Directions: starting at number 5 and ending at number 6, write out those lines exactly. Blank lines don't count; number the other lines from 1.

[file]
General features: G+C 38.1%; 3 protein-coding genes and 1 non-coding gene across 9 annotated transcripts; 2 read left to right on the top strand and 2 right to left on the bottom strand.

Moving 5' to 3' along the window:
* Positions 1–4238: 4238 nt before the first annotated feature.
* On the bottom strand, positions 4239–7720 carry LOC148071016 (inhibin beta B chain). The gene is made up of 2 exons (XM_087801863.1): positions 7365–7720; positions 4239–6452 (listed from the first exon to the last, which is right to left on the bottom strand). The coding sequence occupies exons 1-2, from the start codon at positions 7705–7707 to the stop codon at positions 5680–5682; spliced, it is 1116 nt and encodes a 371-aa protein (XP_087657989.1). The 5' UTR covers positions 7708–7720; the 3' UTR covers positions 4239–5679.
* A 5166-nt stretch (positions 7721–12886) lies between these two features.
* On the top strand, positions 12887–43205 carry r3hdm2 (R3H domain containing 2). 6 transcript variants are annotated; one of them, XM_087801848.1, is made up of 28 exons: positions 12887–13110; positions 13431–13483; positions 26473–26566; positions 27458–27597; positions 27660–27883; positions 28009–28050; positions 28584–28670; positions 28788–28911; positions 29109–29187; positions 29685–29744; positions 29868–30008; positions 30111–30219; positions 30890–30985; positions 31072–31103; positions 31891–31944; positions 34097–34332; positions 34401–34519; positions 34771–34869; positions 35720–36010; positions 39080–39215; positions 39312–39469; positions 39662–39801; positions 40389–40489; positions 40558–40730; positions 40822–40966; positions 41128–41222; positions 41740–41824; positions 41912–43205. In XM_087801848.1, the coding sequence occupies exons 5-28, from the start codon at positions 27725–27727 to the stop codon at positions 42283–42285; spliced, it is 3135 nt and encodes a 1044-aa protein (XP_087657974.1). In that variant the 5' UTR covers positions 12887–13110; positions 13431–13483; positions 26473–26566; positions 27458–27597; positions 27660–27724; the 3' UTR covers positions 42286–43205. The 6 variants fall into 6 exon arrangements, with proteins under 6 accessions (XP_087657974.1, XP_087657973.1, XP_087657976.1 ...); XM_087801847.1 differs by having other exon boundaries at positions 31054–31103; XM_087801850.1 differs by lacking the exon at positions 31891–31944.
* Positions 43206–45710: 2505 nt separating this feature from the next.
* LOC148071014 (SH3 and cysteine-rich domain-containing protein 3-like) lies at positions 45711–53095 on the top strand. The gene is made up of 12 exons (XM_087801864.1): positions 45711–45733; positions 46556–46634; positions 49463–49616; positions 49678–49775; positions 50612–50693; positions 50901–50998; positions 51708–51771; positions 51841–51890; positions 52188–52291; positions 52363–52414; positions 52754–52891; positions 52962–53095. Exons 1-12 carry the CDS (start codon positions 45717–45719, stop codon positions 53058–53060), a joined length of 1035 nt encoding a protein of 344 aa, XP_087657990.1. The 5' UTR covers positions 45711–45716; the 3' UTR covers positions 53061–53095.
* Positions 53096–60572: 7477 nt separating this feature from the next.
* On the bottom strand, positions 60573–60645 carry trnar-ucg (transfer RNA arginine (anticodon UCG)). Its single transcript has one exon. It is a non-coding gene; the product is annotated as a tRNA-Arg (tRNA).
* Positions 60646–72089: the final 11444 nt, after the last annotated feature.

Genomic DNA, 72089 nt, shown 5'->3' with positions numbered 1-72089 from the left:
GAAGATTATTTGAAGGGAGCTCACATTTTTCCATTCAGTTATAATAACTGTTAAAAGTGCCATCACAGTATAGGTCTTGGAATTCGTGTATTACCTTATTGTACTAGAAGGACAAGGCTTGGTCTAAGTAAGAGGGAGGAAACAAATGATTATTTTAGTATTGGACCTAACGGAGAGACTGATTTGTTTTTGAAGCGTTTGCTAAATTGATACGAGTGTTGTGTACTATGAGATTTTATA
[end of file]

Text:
* A 5166-nt stretch (positions 7721–12886) lies between these two features.
* On the top strand, positions 12887–43205 carry r3hdm2 (R3H domain containing 2). 6 transcript variants are annotated; one of them, XM_087801848.1, is made up of 28 exons: positions 12887–13110; positions 13431–13483; positions 26473–26566; positions 27458–27597; positions 27660–27883; positions 28009–28050; positions 28584–28670; positions 28788–28911; positions 29109–29187; positions 29685–29744; positions 29868–30008; positions 30111–30219; positions 30890–30985; positions 31072–31103; positions 31891–31944; positions 34097–34332; positions 34401–34519; positions 34771–34869; positions 35720–36010; positions 39080–39215; positions 39312–39469; positions 39662–39801; positions 40389–40489; positions 40558–40730; positions 40822–40966; positions 41128–41222; positions 41740–41824; positions 41912–43205. In XM_087801848.1, the coding sequence occupies exons 5-28, from the start codon at positions 27725–27727 to the stop codon at positions 42283–42285; spliced, it is 3135 nt and encodes a 1044-aa protein (XP_087657974.1). In that variant the 5' UTR covers positions 12887–13110; positions 13431–13483; positions 26473–26566; positions 27458–27597; positions 27660–27724; the 3' UTR covers positions 42286–43205. The 6 variants fall into 6 exon arrangements, with proteins under 6 accessions (XP_087657974.1, XP_087657973.1, XP_087657976.1 ...); XM_087801847.1 differs by having other exon boundaries at positions 31054–31103; XM_087801850.1 differs by lacking the exon at positions 31891–31944.